Deputy Chief of Iraqi NCCC to Jusoor Post: We need $100B to adapt to climate change impacts

Deputy Chief of Iraqi NCCC to Jusoor Post: We need $100B to adapt to climate change impacts
Iraq highway along Euphrates River- CC via Picryle

A $100-billion package of finance is required to help Iraq adapt to climate change impacts such as droughts, rebuild agriculture infrastructure destroyed by the terrorist group ISIS, and secure the water sector after being hampered by constrictions of dams along the Tigris and Euphrates rivers in neighboring Turkey and Iran.


As high temperatures, droughts, and water scarcity made Iraq the world’s fifth most vulnerable country to “climate breakdown” according to the United Nations, Jusoor Post conducted an interview with Sahar Hussein Al Jassem, Deputy Chief of the Iraqi National Center of Climate Change (NCCC) at the Ministry of Environment, on the sidelines of the 2022 United Nations Climate Change Conference (COP27) that was held in the Egyptian city of Sharm El-Sheikh on November 6-19.


Jassem, who is a member of a 100-member delegation that attended COP27, told Jusoor Post that Iraq has asked for $100 billion in its Nationally Determined Contribution (NDC) report to be distributed to the development of 13 sectors. “The priority sectors include food and water security, health, climate risks, ecological systems, and energy. We will work on these five sectors in the period between 2020 and 2025,” she said.


Consequently, in a way to convince the major financial climate institutions that Iraq is strongly in need of financing in order to be able to adapt to these climate crises, the Iraqi negotiating delegation at the COP in Sharm El-Sheikh included for the first time representation from the Iraqi parliament.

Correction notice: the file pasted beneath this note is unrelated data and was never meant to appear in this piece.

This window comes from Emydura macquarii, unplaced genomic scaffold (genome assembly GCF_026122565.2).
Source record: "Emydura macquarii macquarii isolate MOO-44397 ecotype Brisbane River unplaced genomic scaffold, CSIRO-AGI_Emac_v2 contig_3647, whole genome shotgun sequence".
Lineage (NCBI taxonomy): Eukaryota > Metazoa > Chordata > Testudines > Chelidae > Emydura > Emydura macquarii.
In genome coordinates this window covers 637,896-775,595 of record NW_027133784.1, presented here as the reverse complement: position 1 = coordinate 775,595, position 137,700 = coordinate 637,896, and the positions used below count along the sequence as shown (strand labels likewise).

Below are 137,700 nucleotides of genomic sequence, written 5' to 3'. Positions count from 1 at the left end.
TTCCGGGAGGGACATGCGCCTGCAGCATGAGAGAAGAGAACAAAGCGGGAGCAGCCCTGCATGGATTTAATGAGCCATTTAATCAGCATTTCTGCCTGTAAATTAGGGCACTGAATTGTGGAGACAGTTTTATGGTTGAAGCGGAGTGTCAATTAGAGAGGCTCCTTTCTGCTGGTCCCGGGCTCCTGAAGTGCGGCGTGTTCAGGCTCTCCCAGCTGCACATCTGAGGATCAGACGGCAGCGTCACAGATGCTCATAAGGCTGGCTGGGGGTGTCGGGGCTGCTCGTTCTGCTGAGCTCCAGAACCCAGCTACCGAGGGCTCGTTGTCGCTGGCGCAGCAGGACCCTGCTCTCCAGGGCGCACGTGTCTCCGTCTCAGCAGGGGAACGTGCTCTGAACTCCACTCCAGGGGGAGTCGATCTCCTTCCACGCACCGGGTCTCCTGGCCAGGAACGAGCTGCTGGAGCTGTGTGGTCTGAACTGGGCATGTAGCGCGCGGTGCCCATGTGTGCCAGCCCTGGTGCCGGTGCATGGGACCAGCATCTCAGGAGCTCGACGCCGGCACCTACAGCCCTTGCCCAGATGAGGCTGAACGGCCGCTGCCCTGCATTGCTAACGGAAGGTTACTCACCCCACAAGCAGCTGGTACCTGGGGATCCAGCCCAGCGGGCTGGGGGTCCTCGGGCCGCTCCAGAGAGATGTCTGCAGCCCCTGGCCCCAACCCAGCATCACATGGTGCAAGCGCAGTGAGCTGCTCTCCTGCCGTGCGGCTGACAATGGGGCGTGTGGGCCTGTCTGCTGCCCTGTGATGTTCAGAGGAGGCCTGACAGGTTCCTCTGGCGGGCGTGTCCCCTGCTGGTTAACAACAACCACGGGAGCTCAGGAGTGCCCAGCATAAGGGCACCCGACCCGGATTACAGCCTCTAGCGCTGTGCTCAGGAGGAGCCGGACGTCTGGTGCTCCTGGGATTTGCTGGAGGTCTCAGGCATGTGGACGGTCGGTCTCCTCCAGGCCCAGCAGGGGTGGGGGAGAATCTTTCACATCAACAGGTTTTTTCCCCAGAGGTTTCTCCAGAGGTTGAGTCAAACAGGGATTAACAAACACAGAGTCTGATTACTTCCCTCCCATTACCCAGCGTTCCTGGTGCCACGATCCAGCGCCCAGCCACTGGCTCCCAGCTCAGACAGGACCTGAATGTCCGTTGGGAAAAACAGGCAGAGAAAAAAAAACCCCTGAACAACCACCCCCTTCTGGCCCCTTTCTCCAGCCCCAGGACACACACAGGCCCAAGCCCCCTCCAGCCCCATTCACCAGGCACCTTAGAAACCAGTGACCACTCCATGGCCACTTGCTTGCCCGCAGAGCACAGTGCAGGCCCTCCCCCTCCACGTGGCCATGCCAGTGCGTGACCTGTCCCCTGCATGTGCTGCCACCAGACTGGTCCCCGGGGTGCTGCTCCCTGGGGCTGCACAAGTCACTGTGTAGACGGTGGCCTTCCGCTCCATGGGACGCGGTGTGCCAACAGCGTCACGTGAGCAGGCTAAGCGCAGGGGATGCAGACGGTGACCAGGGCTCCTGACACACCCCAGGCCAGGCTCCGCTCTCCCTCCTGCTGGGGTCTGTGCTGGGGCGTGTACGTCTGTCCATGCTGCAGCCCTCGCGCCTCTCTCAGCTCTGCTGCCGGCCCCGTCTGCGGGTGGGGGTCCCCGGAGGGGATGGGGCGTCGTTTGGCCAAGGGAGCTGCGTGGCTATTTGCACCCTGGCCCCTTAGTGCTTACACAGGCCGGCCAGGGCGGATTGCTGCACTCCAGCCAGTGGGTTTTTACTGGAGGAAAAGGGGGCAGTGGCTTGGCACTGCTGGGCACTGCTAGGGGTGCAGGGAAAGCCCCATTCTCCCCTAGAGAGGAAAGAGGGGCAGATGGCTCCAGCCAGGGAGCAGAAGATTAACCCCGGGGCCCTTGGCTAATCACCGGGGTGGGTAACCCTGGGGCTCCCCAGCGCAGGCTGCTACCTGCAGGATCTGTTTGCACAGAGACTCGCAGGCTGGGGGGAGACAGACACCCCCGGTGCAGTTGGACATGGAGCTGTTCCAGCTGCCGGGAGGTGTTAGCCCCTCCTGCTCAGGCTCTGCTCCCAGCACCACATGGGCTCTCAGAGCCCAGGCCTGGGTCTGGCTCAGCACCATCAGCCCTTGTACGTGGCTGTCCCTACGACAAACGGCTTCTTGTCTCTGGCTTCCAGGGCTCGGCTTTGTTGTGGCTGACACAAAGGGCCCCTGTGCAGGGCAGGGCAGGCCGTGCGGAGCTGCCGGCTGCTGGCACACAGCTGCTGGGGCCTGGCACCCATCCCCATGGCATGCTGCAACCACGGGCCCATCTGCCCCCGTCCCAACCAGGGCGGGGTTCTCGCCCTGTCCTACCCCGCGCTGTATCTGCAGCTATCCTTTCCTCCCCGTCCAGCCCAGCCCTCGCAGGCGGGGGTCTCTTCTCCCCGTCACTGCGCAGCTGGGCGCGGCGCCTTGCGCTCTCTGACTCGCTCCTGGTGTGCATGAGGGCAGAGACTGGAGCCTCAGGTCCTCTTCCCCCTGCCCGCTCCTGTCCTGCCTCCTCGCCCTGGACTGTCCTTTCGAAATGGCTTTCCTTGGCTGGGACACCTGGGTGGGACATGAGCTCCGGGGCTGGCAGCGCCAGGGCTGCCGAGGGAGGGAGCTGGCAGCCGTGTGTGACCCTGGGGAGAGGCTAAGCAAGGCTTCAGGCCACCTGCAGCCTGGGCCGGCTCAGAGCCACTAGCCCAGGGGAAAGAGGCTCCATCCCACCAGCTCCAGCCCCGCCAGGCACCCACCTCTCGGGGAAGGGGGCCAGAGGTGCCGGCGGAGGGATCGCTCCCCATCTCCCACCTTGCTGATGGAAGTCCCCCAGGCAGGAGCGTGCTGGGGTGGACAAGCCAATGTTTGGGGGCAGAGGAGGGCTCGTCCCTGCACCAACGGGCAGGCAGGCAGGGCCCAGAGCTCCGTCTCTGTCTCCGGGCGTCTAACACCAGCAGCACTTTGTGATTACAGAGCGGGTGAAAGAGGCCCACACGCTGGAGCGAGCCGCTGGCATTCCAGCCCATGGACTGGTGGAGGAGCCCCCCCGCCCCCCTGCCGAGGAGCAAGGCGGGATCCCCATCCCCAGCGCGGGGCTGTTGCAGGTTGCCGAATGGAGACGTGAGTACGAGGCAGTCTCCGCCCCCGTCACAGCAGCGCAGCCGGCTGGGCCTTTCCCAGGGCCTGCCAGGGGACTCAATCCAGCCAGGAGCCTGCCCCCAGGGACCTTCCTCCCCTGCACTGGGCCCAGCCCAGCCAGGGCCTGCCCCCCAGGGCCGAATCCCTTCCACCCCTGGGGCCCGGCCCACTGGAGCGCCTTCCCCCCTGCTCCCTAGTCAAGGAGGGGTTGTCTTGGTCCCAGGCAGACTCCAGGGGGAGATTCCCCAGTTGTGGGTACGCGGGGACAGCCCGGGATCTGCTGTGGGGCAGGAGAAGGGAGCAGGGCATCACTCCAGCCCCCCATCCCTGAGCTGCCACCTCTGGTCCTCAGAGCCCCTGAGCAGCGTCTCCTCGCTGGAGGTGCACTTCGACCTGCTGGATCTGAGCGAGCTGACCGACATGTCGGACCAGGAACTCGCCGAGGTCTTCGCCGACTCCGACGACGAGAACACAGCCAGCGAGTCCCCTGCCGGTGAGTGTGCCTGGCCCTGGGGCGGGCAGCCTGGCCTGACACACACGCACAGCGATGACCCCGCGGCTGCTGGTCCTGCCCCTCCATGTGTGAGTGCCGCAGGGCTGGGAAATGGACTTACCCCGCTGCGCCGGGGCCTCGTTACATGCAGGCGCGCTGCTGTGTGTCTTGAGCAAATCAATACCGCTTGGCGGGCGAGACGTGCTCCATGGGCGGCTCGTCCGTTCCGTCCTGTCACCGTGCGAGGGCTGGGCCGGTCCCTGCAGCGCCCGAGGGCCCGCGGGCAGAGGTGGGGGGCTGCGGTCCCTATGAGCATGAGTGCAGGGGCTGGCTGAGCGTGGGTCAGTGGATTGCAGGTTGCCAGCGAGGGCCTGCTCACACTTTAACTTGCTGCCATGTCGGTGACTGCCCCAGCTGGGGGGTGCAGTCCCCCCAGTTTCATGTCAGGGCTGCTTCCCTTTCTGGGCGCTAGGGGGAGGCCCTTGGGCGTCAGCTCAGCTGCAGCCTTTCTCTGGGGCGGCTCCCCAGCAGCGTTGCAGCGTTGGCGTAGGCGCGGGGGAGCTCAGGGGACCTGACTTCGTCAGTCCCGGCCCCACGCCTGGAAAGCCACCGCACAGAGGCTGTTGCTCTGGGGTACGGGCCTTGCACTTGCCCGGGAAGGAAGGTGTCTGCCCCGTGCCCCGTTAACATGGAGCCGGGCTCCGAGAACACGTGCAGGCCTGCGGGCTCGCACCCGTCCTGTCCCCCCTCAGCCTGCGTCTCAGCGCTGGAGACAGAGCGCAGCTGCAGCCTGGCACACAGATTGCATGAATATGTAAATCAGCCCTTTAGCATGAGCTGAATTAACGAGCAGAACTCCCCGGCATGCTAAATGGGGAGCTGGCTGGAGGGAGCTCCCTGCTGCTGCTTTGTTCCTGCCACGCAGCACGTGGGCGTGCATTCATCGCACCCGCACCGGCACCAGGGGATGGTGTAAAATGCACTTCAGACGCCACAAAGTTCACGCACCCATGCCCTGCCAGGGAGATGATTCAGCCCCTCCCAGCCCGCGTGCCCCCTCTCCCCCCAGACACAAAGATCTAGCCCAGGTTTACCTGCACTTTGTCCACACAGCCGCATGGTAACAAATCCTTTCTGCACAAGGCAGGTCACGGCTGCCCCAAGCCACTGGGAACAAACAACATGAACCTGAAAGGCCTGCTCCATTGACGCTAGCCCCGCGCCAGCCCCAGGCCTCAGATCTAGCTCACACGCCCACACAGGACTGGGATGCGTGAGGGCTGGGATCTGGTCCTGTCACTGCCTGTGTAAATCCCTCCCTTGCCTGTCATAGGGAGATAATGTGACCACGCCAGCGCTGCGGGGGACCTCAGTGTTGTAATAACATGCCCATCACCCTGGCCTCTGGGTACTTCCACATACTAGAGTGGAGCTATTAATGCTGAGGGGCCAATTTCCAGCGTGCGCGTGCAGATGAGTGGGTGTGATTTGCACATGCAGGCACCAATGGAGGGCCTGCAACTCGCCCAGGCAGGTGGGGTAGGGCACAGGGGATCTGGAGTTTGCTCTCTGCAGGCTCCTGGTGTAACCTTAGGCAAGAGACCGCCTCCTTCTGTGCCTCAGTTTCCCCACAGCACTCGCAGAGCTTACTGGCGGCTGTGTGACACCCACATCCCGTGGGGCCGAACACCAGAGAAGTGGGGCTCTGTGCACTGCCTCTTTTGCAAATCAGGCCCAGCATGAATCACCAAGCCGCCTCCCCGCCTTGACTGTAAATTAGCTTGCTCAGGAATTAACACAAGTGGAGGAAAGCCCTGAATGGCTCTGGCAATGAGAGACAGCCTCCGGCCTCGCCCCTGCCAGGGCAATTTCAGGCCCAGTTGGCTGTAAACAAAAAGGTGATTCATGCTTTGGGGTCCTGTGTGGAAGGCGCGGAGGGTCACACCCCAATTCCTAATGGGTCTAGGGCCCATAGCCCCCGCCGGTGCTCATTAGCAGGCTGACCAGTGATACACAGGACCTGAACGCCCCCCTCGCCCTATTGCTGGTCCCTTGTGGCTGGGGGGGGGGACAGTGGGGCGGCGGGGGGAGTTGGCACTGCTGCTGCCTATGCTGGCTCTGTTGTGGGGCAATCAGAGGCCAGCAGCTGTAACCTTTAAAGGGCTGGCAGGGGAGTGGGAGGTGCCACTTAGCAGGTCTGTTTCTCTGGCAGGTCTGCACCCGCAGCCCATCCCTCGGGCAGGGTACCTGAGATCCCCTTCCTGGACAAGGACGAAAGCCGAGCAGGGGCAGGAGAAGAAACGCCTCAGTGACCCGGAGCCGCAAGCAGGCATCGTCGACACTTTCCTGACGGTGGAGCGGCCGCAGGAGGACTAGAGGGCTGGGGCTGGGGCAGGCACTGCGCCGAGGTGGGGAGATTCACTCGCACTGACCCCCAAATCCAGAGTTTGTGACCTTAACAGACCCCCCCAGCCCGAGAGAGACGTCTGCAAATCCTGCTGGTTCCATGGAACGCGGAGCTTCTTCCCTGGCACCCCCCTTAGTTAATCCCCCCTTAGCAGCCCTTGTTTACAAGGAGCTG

“It is the first time that the delegation includes representatives from the parliamentary committee of health and environment, because we count on COP27 when it comes to financing,” she added, noting that a series of meetings took place with financial institutions like Global Environment Facility (GEF).


In response to a question about the extent to which these funds could contribute to phasing out greenhouse gas (GHG) emissions, Jassem said Iraq is working on reducing GHG emissions by 1 percent through the national efforts without any foreign assistance over 10 years from 2020 to 2030, adding that if financing was delivered upon, Iraq’s GHG emissions could be reduced by 14-15 percent.


“At the negotiations on climate change, we say that Iraq is a country that is in need of financial support, because our country already has tremendous burdens [political and security ones] and you should not add more burdens of climate change [on me],” Jassem said.


“Also, you should not come and hold me accountable just because we are a country producing oil. Yes, we are an oil-producing country, but we have parallel challenges,” she said, noting that the decline of fuel prices below $30 per barrel was a hurdle against the Iraqi economy to finance major climate projects, as 90 percent of the county’s economy depends on the fuel. 


Complicated challenges 


Iraq has experienced considerable complicated challenges posed by the regional administration of transboundary water, climate change impacts, and the insecurity and instability that occurred when ISIS seized one-third of Iraqi lands in three provinces in the period between 2014 and 2018/2019, said Jassem.


Regarding the water crisis, Iraq has been witnessing an acute water crisis that has caused an ongoing lean period over the past few years, especially in the southern governorates, as its two main lifelines – the Tigris and Euphrates rivers – are drying up because of the impact of climate change and the construction of several dams on the two rivers by the upstream countries, (Turkey and Iran).


It is worth mentioning that rain in the Tigris and Euphrates rivers has declined by 73 percent, according to remarks given by Sami Dimas, Regional Director of the United Nations Environment Program, in a press conference held at the Iraqi Ministry of Environment on March 22. Also, the Iraqi News Agency (INA) reported in May 2021 that the amount of water from the Tigris and Euphrates rivers received from Turkey decreased by 50 percent, while the water coming from Iran to the Darbandikhan Dam on the Diyala River near the border reached nothing.